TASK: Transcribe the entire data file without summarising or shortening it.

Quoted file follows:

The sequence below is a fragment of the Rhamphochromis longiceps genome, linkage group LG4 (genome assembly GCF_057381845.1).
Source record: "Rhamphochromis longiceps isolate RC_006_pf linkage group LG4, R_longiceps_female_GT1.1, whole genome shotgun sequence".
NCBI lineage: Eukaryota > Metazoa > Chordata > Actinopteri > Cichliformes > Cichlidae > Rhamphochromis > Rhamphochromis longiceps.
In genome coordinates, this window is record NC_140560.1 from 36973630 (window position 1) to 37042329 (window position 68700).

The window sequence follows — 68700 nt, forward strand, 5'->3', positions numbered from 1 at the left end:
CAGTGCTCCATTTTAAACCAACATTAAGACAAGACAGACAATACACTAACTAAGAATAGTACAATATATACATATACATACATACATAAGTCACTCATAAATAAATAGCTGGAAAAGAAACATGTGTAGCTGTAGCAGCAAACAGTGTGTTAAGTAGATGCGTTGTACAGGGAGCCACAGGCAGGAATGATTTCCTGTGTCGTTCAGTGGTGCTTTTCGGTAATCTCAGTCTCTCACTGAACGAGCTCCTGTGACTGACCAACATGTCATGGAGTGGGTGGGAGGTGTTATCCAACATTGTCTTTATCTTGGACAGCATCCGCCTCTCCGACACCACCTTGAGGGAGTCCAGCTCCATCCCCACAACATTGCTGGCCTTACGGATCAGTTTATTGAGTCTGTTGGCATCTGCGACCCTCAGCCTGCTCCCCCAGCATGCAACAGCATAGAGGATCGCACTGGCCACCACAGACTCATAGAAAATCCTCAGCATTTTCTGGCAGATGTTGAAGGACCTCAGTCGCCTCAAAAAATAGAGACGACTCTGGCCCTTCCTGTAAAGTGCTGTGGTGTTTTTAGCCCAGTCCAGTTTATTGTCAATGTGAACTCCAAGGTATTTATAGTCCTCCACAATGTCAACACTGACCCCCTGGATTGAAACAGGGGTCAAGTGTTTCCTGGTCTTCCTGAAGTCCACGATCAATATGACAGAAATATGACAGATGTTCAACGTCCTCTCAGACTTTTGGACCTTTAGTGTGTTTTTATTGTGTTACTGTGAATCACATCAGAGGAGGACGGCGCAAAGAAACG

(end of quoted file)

The sequence below is a fragment of the Rhamphochromis longiceps genome, linkage group LG4 (genome assembly GCF_057381845.1).
Source record: "Rhamphochromis longiceps isolate RC_006_pf linkage group LG4, R_longiceps_female_GT1.1, whole genome shotgun sequence".
NCBI lineage: Eukaryota > Metazoa > Chordata > Actinopteri > Cichliformes > Cichlidae > Rhamphochromis > Rhamphochromis longiceps.
In genome coordinates, this window is record NC_140560.1 from 36973630 (window position 1) to 37042329 (window position 68700).

The window sequence follows — 68700 nt, forward strand, 5'->3', positions numbered from 1 at the left end:
CAGTGCTCCATTTTAAACCAACATTAAGACAAGACAGACAATACACTAACTAAGAATAGTACAATATATACATATACATACATACATAAGTCACTCATAAATAAATAGCTGGAAAAGAAACATGTGTAGCTGTAGCAGCAAACAGTGTGTTAAGTAGATGCGTTGTACAGGGAGCCACAGGCAGGAATGATTTCCTGTGTCGTTCAGTGGTGCTTTTCGGTAATCTCAGTCTCTCACTGAACGAGCTCCTGTGACTGACCAACATGTCATGGAGTGGGTGGGAGGTGTTATCCAACATTGTCTTTATCTTGGACAGCATCCGCCTCTCCGACACCACCTTGAGGGAGTCCAGCTCCATCCCCACAACATTGCTGGCCTTACGGATCAGTTTATTGAGTCTGTTGGCATCTGCGACCCTCAGCCTGCTCCCCCAGCATGCAACAGCATAGAGGATCGCACTGGCCACCACAGACTCATAGAAAATCCTCAGCATTTTCTGGCAGATGTTGAAGGACCTCAGTCGCCTCAAAAAATAGAGACGACTCTGGCCCTTCCTGTAAAGTGCTGTGGTGTTTTTAGCCCAGTCCAGTTTATTGTCAATGTGAACTCCAAGGTATTTATAGTCCTCCACAATGTCAACACTGACCCCCTGGATTGAAACAGGGGTCAAGTGTTTCCTGGTCTTCCTGAAGTCCACGATCAATATGACAGAAATATGACAGATGTTCAACGTCCTCTCAGACTTTTGGACCTTTAGTGTGTTTTTATTGTGTTACTGTGAATCACATCAGAGGAGGACGGCGCAAAGAAACG